The bestial brutality in Gujarat 2002, following the equally bestial brutality of Godhra 2002—and the silent but savage applause for what happened—has always had a few obvious questions staring those human enough to face them.
What does this kind of bloodlust say about Hinduism? What does such thigh-slapping cannibalism say about vegetarianism? And what does it say about the maturity of our democracy to see the killers being voted into power and being hailed as “prime minister material”? About voters in the land Mohandas Karamchand Gandhi was born?
In the latest issue of Tehelka, editor-in-chief Tarun J. Tejpal writes a bone-chilling preface on the bone collectors:
“Like Germany and Italy once, Gujarat begs many questions.
“How do a non-militant people suddenly acquire a bloodthirsty instinct? Does affluence not diminish the impulse to savagery? Does education not diminish the impulse to bigotry? Do the much-vaunted tenets of classical Hinduism not diminish the impulse to cruelty? If tolerance and wisdom will not flourish in a garden of well-being and learning, in the very land of Mahatma Gandhi, then is there any hope for these things at all?
“Is it possible that contrary to all the hoopla we may have already lived out the high tide of our democracy? Many Indians may get richer and richer but as a people—a deep civilisation—we will now only get poorer and poorer? Is it possible that a country sprung from the vision of giants can now only sustain small men with small concerns? Once a few good men shaped a modern egalitarian nation out of a devastated colony; are there none now to staunch the rot?”
Also read: What does Narendra Modi’s victory say about us?
“Once a few good men shaped a modern egalitarian nation out of a devastated colony; are there none now to staunch the rot?”
This is precisely the problem. A few good men whilst the majority are not too bright. The good men forgot to invest in schools and encouraged further division of society on the basis of personal laws for every religion under the sun. They forgot to take into account the abysmal level of ignorance and ancient hatreds that pervades among their people. They merely hoisted on us a system that worked in another country millions of miles away: culturally or otherwise.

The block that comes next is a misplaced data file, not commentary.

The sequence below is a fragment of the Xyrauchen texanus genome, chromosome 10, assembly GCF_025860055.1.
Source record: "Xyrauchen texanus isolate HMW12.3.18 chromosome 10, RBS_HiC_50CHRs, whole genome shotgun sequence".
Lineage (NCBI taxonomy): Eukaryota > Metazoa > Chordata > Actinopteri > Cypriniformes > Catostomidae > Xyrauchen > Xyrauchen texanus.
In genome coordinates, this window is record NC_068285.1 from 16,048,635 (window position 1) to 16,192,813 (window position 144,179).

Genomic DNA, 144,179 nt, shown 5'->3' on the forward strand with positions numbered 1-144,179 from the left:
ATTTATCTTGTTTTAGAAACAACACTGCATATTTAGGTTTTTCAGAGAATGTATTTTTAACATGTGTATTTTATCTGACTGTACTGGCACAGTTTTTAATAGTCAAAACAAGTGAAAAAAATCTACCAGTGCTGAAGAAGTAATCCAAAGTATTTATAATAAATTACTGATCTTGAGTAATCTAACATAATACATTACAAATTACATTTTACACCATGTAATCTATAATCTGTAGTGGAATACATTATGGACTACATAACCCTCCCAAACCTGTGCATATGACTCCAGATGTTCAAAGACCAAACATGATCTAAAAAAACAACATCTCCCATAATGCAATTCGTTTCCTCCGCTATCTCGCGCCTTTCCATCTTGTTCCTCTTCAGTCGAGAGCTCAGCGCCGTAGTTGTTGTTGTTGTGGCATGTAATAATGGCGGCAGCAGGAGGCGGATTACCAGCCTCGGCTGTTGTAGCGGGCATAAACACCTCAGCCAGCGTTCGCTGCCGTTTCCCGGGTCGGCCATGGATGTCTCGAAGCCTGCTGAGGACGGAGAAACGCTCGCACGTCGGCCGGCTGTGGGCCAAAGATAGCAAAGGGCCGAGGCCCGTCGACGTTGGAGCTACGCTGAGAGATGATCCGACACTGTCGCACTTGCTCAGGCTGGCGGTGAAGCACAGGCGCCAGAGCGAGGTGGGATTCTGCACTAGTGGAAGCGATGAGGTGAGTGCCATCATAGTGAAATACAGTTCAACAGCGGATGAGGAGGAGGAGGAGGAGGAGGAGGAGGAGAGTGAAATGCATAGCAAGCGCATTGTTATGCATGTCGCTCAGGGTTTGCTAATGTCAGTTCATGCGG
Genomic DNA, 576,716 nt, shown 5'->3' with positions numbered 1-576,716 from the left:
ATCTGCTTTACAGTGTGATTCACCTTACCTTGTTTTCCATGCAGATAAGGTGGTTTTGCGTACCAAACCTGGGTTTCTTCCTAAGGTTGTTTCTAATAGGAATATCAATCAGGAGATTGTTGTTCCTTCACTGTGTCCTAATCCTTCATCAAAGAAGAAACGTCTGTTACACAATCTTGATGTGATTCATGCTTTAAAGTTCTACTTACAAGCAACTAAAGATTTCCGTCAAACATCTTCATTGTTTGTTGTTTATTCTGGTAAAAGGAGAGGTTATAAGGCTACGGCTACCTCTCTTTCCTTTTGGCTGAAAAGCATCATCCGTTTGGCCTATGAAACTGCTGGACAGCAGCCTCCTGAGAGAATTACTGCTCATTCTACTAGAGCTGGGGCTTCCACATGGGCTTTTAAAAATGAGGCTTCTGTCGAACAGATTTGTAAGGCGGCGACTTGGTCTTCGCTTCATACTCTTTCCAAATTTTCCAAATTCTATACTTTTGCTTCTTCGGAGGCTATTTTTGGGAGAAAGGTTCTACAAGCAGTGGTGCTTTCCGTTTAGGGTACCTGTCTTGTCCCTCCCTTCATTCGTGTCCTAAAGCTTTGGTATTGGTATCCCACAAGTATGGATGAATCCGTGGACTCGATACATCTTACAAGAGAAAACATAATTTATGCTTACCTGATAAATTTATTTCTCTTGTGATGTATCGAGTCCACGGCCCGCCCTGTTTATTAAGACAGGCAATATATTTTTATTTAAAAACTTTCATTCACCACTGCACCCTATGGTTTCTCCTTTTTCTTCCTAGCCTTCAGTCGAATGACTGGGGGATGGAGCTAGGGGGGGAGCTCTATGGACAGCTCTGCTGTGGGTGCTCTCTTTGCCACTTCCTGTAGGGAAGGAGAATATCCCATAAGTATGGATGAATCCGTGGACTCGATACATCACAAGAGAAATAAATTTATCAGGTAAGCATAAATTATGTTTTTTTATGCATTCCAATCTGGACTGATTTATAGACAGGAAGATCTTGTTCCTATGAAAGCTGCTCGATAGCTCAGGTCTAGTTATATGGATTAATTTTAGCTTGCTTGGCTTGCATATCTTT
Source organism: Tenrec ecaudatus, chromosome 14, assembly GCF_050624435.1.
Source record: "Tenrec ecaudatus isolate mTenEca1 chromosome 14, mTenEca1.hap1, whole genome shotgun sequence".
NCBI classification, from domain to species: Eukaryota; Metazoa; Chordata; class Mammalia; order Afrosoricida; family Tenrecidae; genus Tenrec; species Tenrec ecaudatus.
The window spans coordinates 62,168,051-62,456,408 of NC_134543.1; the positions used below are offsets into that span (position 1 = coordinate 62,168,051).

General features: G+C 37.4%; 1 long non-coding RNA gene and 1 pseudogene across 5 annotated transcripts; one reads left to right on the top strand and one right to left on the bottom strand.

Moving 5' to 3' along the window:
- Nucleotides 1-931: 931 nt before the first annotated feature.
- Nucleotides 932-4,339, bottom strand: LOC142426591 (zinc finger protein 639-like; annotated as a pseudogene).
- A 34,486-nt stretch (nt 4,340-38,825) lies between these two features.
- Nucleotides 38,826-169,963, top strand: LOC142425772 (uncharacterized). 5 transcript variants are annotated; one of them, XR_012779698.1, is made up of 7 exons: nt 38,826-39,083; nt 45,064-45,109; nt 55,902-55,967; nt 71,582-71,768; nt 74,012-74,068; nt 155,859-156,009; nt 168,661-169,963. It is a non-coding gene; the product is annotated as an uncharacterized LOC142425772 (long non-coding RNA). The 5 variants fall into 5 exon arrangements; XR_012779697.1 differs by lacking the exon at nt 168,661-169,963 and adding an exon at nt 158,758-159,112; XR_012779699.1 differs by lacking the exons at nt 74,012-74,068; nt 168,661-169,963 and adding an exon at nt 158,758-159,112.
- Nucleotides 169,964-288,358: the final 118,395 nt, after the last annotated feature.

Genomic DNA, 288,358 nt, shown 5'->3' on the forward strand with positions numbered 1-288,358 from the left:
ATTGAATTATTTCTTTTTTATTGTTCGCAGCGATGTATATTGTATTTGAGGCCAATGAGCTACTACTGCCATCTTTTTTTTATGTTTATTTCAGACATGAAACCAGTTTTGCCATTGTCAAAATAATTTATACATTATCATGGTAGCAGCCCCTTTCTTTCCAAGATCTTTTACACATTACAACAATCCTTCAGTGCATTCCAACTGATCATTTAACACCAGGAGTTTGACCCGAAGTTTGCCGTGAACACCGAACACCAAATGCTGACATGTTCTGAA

The few good men and their vision for India is overrated. The fruits of their labor is visible in the million riots, the poverty and the corruption of modern day India. India survives because her people have not yet fully turned into monsters, though Gujarat maybe the first step, not because of any vision or “Democracy”.
I saw Babu Bajrangi’s admission on YouTube and I don’t know what to call him. He acknowledges his despicable acts with glee and compares himself to Rana Pratap!
I can understand sudden riots because of mob mentality. But targeted killings of a certain group of people is indeed condemnable.
This is not a Hindu specific problem. This is found everywhere. Look at Ayman Al Zawahiri or Pat Robertson or Togadia or Bhindranwale. Everybody thinks that they are the oppressed ones!
Makes me stop and think sometimes as to where are we going as a species. Intolerance of multiple hues is everywhere from America to Antarctica.
We don’t deserve this planet.
Pingback: Modi, The Butcher of Gujarat at Blogbharti
Mohandas Karamchand Gandhi was a freak in a land that is dominated by petty traders. They may be vegetarians, but they can die or even kill others for money. That’s not exactly Hinduism. That’s a brand of Baniyagiri where the pursuit of money is above all human values. The main reason for the riots was the growing prominence of Muslims in trade. What better way to get better of your rivals than butcher them in the name of religion? Burn a train and make that an excuse to fuel communal fires and you have achieved your economic objectives.